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One of the most interesting ideas I’ve discovered so far in my reading of Clay Shirky’s new book, Cognitive Surplus: Creativity and Generosity in a Connected Age, is “milkshake mistakes.”    Shirky relates how McDonald’s wanted to improve the sales of its milkshakes; with the exception of Gerald Berstell, all of the researchers focused on the qualities and characteristics of the product itself.  Bertstell, however, chose to focus on studying the customers, observing who bought milkshakes and the times of day in which they made their purchases.    Consequently, Berstell observed that many of those who purchased the milkshakes were  commuters who were buying the milkshakes for breakfast, an unexpected discovery.

So what is to be learned from this story?  Shirky observes:

The key to understanding what was going on was to stop viewing the product in isolation and to give up traditional notions of the morning meal. Berstell instead focused on a single, simple question: “What job is a customer hiring that milkshake to do at eight A.M.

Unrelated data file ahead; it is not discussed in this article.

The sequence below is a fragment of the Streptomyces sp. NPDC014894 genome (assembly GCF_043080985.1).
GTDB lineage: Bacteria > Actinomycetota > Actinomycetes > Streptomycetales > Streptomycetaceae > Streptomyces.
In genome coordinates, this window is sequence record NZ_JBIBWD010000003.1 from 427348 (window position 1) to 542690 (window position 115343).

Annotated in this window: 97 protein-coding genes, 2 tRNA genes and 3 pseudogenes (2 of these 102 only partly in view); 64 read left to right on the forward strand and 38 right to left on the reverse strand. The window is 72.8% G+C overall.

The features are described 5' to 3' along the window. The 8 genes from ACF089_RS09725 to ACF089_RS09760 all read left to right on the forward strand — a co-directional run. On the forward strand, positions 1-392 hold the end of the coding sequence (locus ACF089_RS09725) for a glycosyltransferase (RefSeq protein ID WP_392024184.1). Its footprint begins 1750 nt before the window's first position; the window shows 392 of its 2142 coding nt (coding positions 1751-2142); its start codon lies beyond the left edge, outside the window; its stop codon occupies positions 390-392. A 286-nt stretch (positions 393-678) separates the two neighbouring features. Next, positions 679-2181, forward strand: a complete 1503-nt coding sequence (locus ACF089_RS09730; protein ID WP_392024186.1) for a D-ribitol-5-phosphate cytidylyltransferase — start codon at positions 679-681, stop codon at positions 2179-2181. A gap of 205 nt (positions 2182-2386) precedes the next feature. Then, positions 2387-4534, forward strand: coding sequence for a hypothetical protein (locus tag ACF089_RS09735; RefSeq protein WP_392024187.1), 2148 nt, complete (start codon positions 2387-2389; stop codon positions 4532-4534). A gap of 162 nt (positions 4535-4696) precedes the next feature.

…they made two kinds of mistakes, things we might call “milkshake mistakes.” The first was to concentrate mainly on the product and assume that everything important about it was somehow implicit in its attributes, without regard to what role the customers wanted it to play—the job they were hiring the milkshake for. The second mistake was to adopt a narrow view of the type of food people have always eaten in the morning, as if all habits were deeply rooted traditions instead of accumulated accidents. Neither the shake itself nor the history of breakfast mattered as much as customers needing food to do a nontraditional job—serve as sustenance and amusement for their morning commute—for which they hired the milkshake.

In reflecting on this passage, I wonder if we as libraries and librarians are making milkshake mistakes.  For example, when we wonder why patrons may not be using a particular tool, like a database or our OPAC, are we focusing only on the tool itself, or are we taking time to notice patron behavior and to see what role the human aspect might play in the usage (or lack thereof) of a particular resource?   Are we taking time to actually observe and focusing on the needs of the patrons when we are trying to articulate product enhancements to vendors?

When we are trying to analyze a problem in our library environments, are we willing to look at the challenge outside of its context?    Are we willing to put aside our traditional beliefs and values about a particular aspect of librarianship or library programming in order to pay attention to what really matters—the needs of our patrons?

As the beginning of a new academic year looms just a few weeks away on the horizon, I will be trying to focus more on analyzing challenges through multiple lenses and paying closer attention to patron behavior in order to better understand how those human needs impact our efforts to be an even more responsive library program.